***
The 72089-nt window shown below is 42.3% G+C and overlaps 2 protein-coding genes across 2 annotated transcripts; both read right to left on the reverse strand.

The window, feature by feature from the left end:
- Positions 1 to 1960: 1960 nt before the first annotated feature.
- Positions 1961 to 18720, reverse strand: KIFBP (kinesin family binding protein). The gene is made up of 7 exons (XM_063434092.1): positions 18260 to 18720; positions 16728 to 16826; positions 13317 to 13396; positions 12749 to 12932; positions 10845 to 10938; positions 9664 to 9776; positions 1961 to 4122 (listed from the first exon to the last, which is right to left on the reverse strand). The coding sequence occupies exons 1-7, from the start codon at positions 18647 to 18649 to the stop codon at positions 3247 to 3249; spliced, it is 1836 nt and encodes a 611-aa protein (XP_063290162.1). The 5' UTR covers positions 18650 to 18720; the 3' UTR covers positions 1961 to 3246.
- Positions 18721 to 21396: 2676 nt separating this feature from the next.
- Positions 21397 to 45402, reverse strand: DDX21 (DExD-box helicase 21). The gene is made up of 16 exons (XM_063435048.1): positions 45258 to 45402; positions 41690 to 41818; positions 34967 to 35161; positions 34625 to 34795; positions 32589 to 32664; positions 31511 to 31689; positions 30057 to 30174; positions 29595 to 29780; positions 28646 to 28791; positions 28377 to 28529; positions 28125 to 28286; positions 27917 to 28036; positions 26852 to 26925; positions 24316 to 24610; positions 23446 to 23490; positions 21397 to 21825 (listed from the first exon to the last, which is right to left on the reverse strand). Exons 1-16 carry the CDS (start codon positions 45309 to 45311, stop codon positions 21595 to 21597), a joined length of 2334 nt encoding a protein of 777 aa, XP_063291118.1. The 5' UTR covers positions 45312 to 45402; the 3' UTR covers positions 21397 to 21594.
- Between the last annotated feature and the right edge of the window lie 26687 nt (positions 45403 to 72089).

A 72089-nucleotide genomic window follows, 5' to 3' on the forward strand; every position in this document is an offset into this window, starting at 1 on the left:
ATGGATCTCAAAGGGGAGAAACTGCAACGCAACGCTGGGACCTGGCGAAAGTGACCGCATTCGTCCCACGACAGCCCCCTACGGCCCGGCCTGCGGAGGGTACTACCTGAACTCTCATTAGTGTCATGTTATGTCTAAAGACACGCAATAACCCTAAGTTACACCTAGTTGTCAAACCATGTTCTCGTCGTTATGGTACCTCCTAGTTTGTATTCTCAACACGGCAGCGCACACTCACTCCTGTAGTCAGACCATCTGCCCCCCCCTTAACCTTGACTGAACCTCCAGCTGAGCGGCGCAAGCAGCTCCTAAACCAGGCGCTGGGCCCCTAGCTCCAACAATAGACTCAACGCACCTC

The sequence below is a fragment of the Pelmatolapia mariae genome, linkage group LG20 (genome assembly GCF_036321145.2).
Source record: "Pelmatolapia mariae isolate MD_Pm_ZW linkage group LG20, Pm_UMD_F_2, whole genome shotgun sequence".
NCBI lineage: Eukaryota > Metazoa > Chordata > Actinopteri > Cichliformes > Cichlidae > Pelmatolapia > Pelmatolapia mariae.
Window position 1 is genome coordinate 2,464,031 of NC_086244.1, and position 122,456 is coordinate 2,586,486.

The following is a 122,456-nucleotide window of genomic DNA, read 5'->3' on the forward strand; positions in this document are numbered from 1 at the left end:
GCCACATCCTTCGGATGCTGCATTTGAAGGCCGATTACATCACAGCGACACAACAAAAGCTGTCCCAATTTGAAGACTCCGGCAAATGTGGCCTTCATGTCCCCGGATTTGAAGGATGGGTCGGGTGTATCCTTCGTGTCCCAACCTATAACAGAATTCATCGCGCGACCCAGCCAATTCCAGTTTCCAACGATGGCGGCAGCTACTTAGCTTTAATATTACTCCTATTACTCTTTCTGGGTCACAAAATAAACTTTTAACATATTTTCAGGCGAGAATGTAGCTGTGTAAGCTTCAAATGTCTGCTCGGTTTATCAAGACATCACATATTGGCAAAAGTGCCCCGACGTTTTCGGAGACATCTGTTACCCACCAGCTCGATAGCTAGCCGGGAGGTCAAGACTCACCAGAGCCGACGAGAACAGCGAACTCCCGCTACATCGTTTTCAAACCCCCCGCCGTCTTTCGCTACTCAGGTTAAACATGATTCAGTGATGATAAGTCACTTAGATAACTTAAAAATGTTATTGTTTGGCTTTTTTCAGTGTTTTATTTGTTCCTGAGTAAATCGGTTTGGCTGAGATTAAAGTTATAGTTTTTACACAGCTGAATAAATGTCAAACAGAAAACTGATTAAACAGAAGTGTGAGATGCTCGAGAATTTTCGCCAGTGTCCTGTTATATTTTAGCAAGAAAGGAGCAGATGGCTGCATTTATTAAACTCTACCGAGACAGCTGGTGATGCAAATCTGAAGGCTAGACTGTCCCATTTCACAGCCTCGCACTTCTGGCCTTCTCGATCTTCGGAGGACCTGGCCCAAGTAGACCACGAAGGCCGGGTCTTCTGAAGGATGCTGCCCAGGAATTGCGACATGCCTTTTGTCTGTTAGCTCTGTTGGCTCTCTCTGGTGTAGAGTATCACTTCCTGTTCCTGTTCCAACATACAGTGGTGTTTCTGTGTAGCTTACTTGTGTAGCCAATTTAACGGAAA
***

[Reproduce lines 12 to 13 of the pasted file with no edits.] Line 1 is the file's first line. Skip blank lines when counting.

NCBI lineage: Eukaryota > Metazoa > Chordata > Actinopteri > Cichliformes > Cichlidae > Pelmatolapia > Pelmatolapia mariae.
Window position 1 is genome coordinate 2,464,031 of NC_086244.1, and position 122,456 is coordinate 2,586,486.